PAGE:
1. Total duration of breastfeeding in infancy was positively associated with intelligence, education level, and income at 30 years of age.
2. Findings suggested that breastfeeding had long-lasting impacts into adulthood with important real-life implications by increasing education and income potentials.
Evidence Rating Level: 2 (Good)
Study Rundown: The biological health benefits of breastfeeding are well known, but the long-term benefits are less clear. This prospective cohort study aimed to assess the long-term benefits of breastfeeding by following 3,493 Brazilians from shortly after birth into adulthood 30 years later. Associations between breastfeeding duration and intelligence quotient (IQ), years of schooling, and income at 30 years of age were measured in a setting where strong social patterning of breastfeeding was not prevalent. For all analyses, breastfeeding positively correlated with IQ, education attainment, and income. Adjustment for ten potential confounders of the relationship led to a near-linear association between breastfeeding and the measured outcomes. These results suggest that breastfeeding holds not only its currently known short-term benefits, but has long-term impacts both on the individual and societal level, by increasing educational attainment and income generation. The high follow up rate is a major strength of this study. Because IQ is positively associated with socioeconomic position, residual confounding by socioeconomic status must be considered when assessing these findings.
The study was funded by Wellcome Trust, International Development Research Center (Canada), CNPq, FAPERGS, and the Brazilian Ministry of Health.
In-Depth [prospective cohort]: This study aimed to assess the relationship between breastfeeding in infancy and long-term benefits in terms of intelligence, educational attainment, and income in adulthood. 3,493 infants in Pelotas, Brazil were followed from infancy in 1982 to 30 years of age in 2013. IQ was measured by administration of the Wechsler Adult Intelligence Scale, 3rd version at a mean age of 30.2 years. Educational attainment was categorized by the highest grade successfully completed by the participant. Income was recorded by previous month’s earnings in Brazilian reals (R$). In 2012, US$1 was equivalent to 0.49 real in 2012. Ten confounding variables were taken into account for this analysis and controlled for, including maternal education, family income, maternal smoking during pregnancy, maternal age, type of delivery, maternal pre-pregnancy body-mass index, gestational age, and birth weight.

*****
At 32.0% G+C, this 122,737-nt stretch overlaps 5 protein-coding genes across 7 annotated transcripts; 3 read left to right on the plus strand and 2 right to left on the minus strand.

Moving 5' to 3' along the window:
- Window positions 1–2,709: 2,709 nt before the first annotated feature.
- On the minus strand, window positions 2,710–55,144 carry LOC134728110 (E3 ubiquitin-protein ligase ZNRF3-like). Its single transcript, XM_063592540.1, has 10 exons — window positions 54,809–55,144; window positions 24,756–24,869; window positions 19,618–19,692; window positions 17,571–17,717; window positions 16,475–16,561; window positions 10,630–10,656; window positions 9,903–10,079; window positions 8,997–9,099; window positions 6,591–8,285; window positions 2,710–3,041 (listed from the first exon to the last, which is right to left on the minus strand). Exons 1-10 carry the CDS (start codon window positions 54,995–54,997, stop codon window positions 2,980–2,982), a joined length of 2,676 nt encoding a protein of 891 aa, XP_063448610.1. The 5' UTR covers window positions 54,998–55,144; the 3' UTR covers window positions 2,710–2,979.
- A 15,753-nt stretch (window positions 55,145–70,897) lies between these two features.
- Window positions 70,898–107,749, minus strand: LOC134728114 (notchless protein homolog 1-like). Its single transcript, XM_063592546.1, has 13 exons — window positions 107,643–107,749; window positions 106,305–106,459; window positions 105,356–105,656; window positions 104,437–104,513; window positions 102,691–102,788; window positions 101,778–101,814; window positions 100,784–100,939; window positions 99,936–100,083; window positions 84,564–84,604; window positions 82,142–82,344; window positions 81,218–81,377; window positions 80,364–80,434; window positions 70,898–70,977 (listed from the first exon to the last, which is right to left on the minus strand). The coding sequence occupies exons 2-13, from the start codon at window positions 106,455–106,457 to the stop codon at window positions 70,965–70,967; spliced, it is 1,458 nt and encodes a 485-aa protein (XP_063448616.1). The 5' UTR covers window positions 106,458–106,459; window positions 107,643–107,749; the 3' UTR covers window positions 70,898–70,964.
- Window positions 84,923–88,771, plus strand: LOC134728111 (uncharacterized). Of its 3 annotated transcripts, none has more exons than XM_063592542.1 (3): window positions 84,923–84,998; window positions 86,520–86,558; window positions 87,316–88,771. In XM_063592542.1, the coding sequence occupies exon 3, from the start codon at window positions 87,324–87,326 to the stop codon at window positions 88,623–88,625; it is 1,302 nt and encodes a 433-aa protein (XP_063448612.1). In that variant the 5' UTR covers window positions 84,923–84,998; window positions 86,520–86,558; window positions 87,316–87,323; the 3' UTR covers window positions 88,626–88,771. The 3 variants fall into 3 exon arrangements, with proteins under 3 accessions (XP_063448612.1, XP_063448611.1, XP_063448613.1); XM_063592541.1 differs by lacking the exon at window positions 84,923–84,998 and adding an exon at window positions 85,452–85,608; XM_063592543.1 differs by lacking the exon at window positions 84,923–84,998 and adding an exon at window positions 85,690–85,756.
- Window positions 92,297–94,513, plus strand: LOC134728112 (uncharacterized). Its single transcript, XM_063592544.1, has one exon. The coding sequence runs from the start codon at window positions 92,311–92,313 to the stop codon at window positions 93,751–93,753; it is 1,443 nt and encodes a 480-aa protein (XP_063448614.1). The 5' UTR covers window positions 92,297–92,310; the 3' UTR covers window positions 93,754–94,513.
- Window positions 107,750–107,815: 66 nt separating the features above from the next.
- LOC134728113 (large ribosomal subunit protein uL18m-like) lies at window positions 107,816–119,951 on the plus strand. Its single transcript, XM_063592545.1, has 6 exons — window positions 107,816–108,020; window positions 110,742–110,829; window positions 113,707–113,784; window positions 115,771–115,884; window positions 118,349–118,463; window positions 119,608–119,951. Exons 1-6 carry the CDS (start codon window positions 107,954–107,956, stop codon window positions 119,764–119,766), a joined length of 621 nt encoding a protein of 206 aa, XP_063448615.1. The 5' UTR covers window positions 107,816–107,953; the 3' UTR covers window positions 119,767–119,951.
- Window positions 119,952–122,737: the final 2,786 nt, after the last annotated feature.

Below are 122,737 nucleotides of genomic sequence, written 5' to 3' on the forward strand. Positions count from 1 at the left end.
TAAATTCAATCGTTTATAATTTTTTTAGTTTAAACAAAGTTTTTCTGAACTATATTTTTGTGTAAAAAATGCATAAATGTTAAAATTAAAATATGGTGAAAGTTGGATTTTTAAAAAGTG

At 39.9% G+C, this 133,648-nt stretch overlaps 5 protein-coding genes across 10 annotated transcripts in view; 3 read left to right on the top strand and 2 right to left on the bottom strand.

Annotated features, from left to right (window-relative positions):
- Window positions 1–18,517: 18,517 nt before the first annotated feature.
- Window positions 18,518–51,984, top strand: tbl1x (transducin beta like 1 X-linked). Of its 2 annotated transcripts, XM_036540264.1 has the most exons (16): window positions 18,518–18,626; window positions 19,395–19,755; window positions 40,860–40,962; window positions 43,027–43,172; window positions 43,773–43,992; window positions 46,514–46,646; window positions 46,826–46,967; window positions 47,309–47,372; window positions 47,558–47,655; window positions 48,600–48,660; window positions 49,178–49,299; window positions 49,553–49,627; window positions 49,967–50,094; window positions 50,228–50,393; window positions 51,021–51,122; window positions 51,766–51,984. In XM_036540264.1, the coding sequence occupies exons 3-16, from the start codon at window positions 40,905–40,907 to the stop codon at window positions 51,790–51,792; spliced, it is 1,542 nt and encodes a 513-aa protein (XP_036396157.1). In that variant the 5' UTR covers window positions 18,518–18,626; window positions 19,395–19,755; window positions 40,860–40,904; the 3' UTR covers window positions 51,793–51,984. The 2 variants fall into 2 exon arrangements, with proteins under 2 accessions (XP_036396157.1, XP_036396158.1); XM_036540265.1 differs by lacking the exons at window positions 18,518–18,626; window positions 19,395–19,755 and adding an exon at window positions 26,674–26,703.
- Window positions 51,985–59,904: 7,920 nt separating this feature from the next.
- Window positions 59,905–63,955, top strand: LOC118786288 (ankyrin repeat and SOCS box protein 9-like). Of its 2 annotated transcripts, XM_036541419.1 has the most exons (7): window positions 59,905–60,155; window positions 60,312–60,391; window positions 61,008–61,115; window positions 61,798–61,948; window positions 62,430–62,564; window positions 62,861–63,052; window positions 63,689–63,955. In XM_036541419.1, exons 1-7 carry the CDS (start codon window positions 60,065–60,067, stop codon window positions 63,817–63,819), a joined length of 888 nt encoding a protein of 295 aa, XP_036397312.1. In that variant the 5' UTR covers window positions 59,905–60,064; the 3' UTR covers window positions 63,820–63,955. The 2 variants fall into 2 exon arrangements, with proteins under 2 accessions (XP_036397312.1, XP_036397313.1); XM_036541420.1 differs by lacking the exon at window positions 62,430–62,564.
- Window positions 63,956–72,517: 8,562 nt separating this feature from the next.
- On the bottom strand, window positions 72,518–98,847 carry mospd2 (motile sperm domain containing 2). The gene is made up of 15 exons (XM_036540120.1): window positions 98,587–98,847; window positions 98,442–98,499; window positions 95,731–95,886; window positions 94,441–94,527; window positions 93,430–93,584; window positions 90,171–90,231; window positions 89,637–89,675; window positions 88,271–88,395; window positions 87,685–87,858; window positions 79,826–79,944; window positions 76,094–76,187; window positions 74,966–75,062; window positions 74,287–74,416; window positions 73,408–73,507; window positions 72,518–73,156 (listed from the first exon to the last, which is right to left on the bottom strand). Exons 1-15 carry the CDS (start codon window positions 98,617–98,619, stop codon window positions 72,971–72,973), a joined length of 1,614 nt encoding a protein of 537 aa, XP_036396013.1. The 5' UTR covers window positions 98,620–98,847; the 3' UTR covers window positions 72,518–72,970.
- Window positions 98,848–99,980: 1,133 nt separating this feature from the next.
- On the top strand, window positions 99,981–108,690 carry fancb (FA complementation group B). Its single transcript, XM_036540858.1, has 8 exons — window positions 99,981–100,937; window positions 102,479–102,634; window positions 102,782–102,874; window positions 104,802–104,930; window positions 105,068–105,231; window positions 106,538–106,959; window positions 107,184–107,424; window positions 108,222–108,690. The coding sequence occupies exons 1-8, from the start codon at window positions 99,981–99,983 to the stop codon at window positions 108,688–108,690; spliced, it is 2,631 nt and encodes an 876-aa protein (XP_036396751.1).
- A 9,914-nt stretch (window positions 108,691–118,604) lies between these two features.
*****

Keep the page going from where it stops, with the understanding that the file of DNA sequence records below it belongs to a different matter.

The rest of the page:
For IQ and educational attainment, dose-response associations were identified. In a confounder-adjusted analysis, participants who were breastfed for at least 12 months had higher IQ scores (difference of 3.76 points, 95%CI 2.20-5.33), more years of education (0.91 years, 95%CI 0.42-1.40), as well as greater monthly income (341.0 R$, 93.8-588.3) than those who were breastfed for less than one month. Correlation coefficients were 0.42 (p < 0.0001) between income and IQ, and 0.39 (p < 0.0001) between income and education.
©2015 2 Minute Medicine, Inc. All rights reserved. No works may be reproduced without expressed written consent from 2 Minute Medicine, Inc. Inquire about licensing here. No article should be construed as medical advice and is not intended as such by the authors or by 2 Minute Medicine, Inc.